Managing Pests in Florida Blueberries

Karla Arboleda Berries, Florida, Pests, Top Posts

By Karla Arboleda

Researchers at the University of Florida Institute of Food and Agricultural Sciences (UF/IFAS) are working on techniques for managing pests in Florida blueberries.

Both blueberry gall midge and chilli thrips are problematic for several blueberry varieties. Oscar Liburd, a professor of entomology at UF/IFAS, shared findings from the past season on managing pests.


From November through March, blueberry growers in Florida can normally expect to see midges. Liburd said the dominant species, blueberry gall midge, and the new species, blueberry tip midge, are a tag team in causing damage to blueberries.

“(Blueberry tip midge) is what we call late-season midge that comes into the system around March and it goes all the way until June,” Liburd said. “We are telling (growers) to continue the management programs for an additional three months. The growers who stop before really experience high infestation rates of midge.”

Distinguishing between blueberry gall midge and blueberry tip midge is important for effective pest management

“There is a curve in the wings which … we can see very easily (and) distinguishes both species,” Liburd said of blueberry tip midge. “The segments are longer so you can tell the difference, and the coloration for them is also a little bit different.”

When it comes to chilli thrips, Liburd said they begin to affect blueberry plantings from a young age. Some tend to transmit viruses in blueberries during the larval stage.

“The critical stages of management would be the larval stage and the adult stage for thrips,” Liburd said, adding that they cause bronzing and netting on leaves during early stages of growth, and curling on leaves during older stages. “Some of the damage they do to southern highbush blueberries is that they … tend to feed on the young leaves.”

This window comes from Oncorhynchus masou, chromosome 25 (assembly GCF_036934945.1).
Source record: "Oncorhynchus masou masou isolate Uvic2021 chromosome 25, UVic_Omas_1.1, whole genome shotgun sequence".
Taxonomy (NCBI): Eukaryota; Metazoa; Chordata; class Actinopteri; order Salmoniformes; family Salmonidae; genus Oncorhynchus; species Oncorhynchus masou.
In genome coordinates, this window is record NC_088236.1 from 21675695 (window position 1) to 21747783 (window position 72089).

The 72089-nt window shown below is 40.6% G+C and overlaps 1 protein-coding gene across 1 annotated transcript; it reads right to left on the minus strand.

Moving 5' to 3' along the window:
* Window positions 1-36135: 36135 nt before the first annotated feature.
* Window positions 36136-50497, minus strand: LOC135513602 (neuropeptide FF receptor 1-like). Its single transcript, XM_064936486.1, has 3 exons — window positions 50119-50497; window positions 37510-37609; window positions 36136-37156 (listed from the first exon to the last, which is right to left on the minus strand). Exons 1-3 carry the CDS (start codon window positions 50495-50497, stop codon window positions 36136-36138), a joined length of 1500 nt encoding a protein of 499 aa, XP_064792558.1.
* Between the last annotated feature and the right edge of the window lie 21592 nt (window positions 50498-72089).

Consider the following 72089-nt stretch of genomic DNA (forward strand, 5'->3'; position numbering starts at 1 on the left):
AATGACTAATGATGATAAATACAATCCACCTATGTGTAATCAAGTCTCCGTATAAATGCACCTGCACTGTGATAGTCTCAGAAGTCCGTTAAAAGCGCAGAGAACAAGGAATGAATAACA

To scout for pests in a blueberry field, growers can look for a few different things.

Liburd said male and female midges show a pattern in visiting the field, with females arriving about seven to 10 days after males. “As soon as we start finding the males in the field, we can initiate some kind of management,” he said.

Before growers decide to use pesticides, researchers suggest that they should monitor for the pests. According to Liburd, bucket traps and clear panel traps work well for monitoring to determine if midges are in the field. For thrips, randomly collect young stems with three to four leaves from several different plants and place each stem from a bush into a labeled vial with alcohol. These vials should be shaken vigorously for 15 seconds before placing the contents on a tray against a white background and counting the number of thrips. 

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